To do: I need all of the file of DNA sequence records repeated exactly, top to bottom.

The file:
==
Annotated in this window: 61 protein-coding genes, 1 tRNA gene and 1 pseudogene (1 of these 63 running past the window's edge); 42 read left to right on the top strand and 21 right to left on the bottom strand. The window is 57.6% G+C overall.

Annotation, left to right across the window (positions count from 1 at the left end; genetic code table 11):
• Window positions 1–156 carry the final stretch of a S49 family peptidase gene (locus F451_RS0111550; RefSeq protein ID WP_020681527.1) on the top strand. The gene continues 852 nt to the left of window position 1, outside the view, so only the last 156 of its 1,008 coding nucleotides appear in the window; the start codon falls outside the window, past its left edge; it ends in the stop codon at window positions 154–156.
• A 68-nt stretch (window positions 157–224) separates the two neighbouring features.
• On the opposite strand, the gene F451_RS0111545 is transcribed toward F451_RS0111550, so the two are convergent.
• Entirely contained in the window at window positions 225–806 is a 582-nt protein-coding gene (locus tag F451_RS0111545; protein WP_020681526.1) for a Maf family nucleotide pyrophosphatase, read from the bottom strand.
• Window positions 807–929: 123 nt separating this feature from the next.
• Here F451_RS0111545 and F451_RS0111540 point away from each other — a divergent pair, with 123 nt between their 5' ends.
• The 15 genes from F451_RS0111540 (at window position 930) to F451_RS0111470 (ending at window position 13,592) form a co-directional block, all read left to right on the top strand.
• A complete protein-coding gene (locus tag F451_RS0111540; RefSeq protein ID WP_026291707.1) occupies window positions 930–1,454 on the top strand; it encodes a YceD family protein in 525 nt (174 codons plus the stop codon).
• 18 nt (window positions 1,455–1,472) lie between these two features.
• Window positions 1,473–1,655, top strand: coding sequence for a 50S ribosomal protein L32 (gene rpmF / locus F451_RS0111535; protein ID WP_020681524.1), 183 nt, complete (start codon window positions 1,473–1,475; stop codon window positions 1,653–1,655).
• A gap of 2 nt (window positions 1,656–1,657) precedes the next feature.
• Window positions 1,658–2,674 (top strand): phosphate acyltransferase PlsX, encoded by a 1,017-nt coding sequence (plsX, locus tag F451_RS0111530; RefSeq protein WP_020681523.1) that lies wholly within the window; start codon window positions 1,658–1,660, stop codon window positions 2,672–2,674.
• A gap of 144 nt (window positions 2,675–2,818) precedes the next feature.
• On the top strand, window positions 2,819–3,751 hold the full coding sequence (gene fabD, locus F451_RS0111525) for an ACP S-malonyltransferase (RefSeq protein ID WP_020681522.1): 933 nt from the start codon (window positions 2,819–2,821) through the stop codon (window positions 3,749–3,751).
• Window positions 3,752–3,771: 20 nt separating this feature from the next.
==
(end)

Annotated in this window: 61 protein-coding genes, 1 tRNA gene and 1 pseudogene (1 of these 63 running past the window's edge); 42 read left to right on the top strand and 21 right to left on the bottom strand. The window is 57.6% G+C overall.

Annotation, left to right across the window (positions count from 1 at the left end; genetic code table 11):
• Window positions 1–156 carry the final stretch of a S49 family peptidase gene (locus F451_RS0111550; RefSeq protein ID WP_020681527.1) on the top strand. The gene continues 852 nt to the left of window position 1, outside the view, so only the last 156 of its 1,008 coding nucleotides appear in the window; the start codon falls outside the window, past its left edge; it ends in the stop codon at window positions 154–156.
• A 68-nt stretch (window positions 157–224) separates the two neighbouring features.
• On the opposite strand, the gene F451_RS0111545 is transcribed toward F451_RS0111550, so the two are convergent.
• Entirely contained in the window at window positions 225–806 is a 582-nt protein-coding gene (locus tag F451_RS0111545; protein WP_020681526.1) for a Maf family nucleotide pyrophosphatase, read from the bottom strand.
• Window positions 807–929: 123 nt separating this feature from the next.
• Here F451_RS0111545 and F451_RS0111540 point away from each other — a divergent pair, with 123 nt between their 5' ends.
• The 15 genes from F451_RS0111540 (at window position 930) to F451_RS0111470 (ending at window position 13,592) form a co-directional block, all read left to right on the top strand.
• A complete protein-coding gene (locus tag F451_RS0111540; RefSeq protein ID WP_026291707.1) occupies window positions 930–1,454 on the top strand; it encodes a YceD family protein in 525 nt (174 codons plus the stop codon).
• 18 nt (window positions 1,455–1,472) lie between these two features.
• Window positions 1,473–1,655, top strand: coding sequence for a 50S ribosomal protein L32 (gene rpmF / locus F451_RS0111535; protein ID WP_020681524.1), 183 nt, complete (start codon window positions 1,473–1,475; stop codon window positions 1,653–1,655).
• A gap of 2 nt (window positions 1,656–1,657) precedes the next feature.
• Window positions 1,658–2,674 (top strand): phosphate acyltransferase PlsX, encoded by a 1,017-nt coding sequence (plsX, locus tag F451_RS0111530; RefSeq protein WP_020681523.1) that lies wholly within the window; start codon window positions 1,658–1,660, stop codon window positions 2,672–2,674.
• A gap of 144 nt (window positions 2,675–2,818) precedes the next feature.
• On the top strand, window positions 2,819–3,751 hold the full coding sequence (gene fabD, locus F451_RS0111525) for an ACP S-malonyltransferase (RefSeq protein ID WP_020681522.1): 933 nt from the start codon (window positions 2,819–2,821) through the stop codon (window positions 3,749–3,751).
• Window positions 3,752–3,771: 20 nt separating this feature from the next.